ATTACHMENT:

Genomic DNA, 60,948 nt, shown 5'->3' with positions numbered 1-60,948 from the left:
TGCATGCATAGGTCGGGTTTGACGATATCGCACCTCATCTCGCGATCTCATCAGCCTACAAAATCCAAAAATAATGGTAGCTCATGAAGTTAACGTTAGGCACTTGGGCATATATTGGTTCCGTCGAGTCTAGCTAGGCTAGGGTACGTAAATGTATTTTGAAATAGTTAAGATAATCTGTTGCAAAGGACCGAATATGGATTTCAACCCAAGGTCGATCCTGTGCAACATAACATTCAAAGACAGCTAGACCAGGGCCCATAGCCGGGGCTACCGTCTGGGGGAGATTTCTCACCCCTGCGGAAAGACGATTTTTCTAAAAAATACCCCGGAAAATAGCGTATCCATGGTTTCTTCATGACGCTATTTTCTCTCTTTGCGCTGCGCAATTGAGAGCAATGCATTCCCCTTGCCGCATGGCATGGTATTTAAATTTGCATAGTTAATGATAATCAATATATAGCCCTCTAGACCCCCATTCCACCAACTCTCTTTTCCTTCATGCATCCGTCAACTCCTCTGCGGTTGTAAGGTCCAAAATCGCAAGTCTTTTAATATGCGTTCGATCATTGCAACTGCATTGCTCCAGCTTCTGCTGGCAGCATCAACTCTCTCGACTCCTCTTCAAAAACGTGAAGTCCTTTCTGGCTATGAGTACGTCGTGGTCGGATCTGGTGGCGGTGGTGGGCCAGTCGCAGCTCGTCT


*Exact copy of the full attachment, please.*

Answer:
Genomic DNA, 60,948 nt, shown 5'->3' with positions numbered 1-60,948 from the left:
TGCATGCATAGGTCGGGTTTGACGATATCGCACCTCATCTCGCGATCTCATCAGCCTACAAAATCCAAAAATAATGGTAGCTCATGAAGTTAACGTTAGGCACTTGGGCATATATTGGTTCCGTCGAGTCTAGCTAGGCTAGGGTACGTAAATGTATTTTGAAATAGTTAAGATAATCTGTTGCAAAGGACCGAATATGGATTTCAACCCAAGGTCGATCCTGTGCAACATAACATTCAAAGACAGCTAGACCAGGGCCCATAGCCGGGGCTACCGTCTGGGGGAGATTTCTCACCCCTGCGGAAAGACGATTTTTCTAAAAAATACCCCGGAAAATAGCGTATCCATGGTTTCTTCATGACGCTATTTTCTCTCTTTGCGCTGCGCAATTGAGAGCAATGCATTCCCCTTGCCGCATGGCATGGTATTTAAATTTGCATAGTTAATGATAATCAATATATAGCCCTCTAGACCCCCATTCCACCAACTCTCTTTTCCTTCATGCATCCGTCAACTCCTCTGCGGTTGTAAGGTCCAAAATCGCAAGTCTTTTAATATGCGTTCGATCATTGCAACTGCATTGCTCCAGCTTCTGCTGGCAGCATCAACTCTCTCGACTCCTCTTCAAAAACGTGAAGTCCTTTCTGGCTATGAGTACGTCGTGGTCGGATCTGGTGGCGGTGGTGGGCCAGTCGCAGCTCGTCT